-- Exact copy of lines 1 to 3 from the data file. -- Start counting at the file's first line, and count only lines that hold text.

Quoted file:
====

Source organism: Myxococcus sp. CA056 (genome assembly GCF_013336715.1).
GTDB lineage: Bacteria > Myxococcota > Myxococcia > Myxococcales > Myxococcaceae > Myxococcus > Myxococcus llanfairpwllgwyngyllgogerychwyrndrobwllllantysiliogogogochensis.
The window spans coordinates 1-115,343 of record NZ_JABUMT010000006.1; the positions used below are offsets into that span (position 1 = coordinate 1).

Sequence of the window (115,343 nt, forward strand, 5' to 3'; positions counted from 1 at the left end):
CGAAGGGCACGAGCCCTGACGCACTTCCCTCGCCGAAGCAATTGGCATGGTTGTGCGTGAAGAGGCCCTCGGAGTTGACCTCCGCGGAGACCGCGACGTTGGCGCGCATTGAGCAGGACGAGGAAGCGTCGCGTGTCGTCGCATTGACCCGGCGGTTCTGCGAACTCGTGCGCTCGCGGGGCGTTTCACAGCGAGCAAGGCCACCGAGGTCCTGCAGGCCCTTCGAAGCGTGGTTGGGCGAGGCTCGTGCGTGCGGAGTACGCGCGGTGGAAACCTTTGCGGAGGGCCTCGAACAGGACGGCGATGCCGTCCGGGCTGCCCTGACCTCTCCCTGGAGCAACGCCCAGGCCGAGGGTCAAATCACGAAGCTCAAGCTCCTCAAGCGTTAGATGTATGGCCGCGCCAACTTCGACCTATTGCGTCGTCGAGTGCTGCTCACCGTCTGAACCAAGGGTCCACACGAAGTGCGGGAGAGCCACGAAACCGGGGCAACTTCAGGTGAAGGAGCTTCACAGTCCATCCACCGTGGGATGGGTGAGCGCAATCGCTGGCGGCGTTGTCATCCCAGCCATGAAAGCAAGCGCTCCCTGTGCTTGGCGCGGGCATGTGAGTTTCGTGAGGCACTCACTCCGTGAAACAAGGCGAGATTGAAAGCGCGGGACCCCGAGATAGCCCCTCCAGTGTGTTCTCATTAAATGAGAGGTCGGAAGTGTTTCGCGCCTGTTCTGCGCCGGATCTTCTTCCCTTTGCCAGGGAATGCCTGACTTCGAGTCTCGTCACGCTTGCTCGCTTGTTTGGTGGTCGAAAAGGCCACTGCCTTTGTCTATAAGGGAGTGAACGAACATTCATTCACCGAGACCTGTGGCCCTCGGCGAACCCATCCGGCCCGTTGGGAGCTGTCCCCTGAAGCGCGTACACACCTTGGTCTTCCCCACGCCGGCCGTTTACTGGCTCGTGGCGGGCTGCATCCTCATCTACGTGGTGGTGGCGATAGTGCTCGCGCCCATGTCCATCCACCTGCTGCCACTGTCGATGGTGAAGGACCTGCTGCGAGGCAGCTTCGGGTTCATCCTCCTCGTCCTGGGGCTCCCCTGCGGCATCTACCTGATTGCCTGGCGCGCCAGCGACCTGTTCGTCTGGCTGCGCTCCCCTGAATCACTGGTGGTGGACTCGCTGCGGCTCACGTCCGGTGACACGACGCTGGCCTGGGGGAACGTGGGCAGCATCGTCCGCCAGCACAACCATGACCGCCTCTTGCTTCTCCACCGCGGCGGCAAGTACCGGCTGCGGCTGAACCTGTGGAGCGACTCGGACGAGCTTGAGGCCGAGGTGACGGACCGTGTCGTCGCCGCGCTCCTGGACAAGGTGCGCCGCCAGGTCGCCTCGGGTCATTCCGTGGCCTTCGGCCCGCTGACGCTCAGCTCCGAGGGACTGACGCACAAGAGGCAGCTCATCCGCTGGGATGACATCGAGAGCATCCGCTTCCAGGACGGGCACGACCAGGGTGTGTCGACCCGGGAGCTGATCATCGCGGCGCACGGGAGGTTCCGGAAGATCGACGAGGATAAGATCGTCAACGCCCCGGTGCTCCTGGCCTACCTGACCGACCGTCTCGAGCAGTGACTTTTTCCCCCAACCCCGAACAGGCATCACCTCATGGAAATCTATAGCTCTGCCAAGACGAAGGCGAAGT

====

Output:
Source organism: Myxococcus sp. CA056 (genome assembly GCF_013336715.1).
GTDB lineage: Bacteria > Myxococcota > Myxococcia > Myxococcales > Myxococcaceae > Myxococcus > Myxococcus llanfairpwllgwyngyllgogerychwyrndrobwllllantysiliogogogochensis.
The window spans coordinates 1-115,343 of record NZ_JABUMT010000006.1; the positions used below are offsets into that span (position 1 = coordinate 1).